A talk on how Bay Area housing rules perpetuate racism and segregation with Haas Institute senior fellow Richard Rothstein was covered by the Mercury News. “If you understand that the communities with these zoning ordinances were created in an unconstitutional fashion, then I don’t think it’s unreasonable to conclude that the zoning ordinances themselves are unconstitutional because they perpetuate a civil rights violation,” Rothstein was quoted as saying. The event was organized by pro-development advocacy group Mission YIMBY. Read the recap.
Research by UC Berkeley economist Michael Reich was cited in a Wall Street Journal article about a proposal in New York City to implement a $15 minimum wage for ride-share drivers. "Michael Reich, a co-author of the study and an economics professor at the University of California at Berkeley, said that the cost increase could be absorbed through better driver productivity, app-based companies charging lower commissions, and a “modest fare increase” of between 3% and 5%," the author writes. Reich is a member of our Economic Disparities research cluster.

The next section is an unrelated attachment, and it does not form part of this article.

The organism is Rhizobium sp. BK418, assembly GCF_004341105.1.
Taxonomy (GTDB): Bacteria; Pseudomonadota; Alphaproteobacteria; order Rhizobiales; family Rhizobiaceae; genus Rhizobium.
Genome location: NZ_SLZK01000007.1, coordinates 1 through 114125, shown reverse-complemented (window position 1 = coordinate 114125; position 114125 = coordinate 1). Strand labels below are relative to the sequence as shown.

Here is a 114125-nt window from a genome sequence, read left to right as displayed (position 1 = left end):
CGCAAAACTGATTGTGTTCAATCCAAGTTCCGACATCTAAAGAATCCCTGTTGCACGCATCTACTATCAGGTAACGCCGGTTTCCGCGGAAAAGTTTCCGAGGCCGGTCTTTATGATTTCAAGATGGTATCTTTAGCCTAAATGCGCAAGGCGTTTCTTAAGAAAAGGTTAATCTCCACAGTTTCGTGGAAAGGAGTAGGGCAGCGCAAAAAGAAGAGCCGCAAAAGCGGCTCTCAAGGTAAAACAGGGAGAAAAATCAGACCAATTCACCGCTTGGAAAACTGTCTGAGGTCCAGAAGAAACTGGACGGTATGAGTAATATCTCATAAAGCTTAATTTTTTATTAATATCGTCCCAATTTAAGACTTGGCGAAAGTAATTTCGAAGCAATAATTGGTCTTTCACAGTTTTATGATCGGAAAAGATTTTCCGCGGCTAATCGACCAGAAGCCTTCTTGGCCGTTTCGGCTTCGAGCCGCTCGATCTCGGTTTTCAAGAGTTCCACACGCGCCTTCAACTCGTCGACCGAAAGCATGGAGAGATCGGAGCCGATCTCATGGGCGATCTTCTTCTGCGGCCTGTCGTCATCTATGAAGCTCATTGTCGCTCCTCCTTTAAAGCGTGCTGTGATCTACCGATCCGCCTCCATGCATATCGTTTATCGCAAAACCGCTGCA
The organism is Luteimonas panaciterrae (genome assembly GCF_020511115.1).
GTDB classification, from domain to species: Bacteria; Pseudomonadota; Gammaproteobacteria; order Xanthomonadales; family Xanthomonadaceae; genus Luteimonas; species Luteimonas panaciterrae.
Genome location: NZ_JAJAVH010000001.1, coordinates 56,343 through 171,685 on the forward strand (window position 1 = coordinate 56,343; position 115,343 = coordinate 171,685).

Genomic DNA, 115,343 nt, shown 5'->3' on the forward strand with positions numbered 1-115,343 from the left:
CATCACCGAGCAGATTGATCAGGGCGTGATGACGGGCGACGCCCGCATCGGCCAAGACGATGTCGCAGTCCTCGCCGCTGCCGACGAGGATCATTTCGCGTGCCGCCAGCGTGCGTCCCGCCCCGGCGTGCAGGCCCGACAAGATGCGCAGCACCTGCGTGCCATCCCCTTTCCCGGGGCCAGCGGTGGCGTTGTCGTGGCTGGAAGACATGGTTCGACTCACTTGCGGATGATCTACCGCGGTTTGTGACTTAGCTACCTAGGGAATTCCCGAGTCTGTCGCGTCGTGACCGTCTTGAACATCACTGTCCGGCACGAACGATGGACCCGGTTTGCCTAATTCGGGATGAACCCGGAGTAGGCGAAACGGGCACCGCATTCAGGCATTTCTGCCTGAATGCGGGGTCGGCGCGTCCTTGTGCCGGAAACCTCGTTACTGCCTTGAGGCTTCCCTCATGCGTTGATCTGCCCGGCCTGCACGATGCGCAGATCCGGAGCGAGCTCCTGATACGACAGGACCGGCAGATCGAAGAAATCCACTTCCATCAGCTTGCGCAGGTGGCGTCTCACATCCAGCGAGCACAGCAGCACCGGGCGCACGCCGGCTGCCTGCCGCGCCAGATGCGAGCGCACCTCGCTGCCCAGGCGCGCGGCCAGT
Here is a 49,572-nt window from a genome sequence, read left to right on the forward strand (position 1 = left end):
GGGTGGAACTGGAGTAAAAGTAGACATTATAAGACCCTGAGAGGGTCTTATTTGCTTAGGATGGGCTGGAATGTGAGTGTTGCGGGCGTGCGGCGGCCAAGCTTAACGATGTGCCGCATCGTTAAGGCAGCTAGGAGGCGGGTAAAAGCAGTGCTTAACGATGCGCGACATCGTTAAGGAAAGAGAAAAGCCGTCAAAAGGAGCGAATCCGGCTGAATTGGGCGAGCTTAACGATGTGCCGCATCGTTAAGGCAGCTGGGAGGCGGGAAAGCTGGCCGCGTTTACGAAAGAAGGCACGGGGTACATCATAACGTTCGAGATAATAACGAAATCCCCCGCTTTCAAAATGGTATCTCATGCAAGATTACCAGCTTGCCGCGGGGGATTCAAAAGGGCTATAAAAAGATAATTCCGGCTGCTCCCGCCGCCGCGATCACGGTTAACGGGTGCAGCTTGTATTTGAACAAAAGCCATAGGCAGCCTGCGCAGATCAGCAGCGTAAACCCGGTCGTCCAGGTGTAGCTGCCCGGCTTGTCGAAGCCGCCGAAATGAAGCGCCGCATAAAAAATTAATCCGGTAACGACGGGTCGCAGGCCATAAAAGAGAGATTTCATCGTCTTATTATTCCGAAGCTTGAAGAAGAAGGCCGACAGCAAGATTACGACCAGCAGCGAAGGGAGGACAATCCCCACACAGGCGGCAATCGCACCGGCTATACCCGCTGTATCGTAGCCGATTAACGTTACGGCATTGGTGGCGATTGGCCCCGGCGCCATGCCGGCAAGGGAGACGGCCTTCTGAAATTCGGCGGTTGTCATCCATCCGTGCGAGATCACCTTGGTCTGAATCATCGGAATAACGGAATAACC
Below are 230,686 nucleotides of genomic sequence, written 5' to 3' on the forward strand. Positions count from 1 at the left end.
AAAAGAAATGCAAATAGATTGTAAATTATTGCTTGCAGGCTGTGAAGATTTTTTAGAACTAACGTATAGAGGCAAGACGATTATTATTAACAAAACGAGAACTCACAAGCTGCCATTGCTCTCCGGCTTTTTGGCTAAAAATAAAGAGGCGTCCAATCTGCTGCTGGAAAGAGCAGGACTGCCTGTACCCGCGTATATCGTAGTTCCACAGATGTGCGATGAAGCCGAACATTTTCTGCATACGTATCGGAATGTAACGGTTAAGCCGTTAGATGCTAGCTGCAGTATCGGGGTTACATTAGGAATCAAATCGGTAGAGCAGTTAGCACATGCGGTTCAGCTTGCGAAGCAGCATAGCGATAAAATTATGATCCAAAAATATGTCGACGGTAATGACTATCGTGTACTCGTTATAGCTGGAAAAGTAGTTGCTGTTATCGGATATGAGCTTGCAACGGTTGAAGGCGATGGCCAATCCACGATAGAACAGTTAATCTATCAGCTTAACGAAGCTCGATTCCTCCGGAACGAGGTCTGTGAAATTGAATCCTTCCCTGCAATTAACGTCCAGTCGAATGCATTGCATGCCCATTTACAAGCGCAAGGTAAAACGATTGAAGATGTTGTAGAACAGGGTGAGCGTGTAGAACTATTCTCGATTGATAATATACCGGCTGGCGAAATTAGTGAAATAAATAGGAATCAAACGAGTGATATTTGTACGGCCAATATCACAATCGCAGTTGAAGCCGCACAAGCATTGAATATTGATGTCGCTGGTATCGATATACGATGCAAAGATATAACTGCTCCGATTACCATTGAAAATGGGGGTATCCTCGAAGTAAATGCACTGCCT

Christopher Kutz, member of our Diversity and Democracy research cluster, was quoted in a Daily Cal article about 40 members of the Berkeley Law faculty who signed a letter to the Senate opposing Brett Kavanaugh’s confirmation to the Supreme Court. "The letter intends to appeal to about five senators whose vote may be swayed, according to Berkeley Law professor Christopher Kutz, who also signed the letter. He said Kavanaugh’s behavior is 'not even remotely close' to what should be expected from any judge, let alone a Supreme Court justice."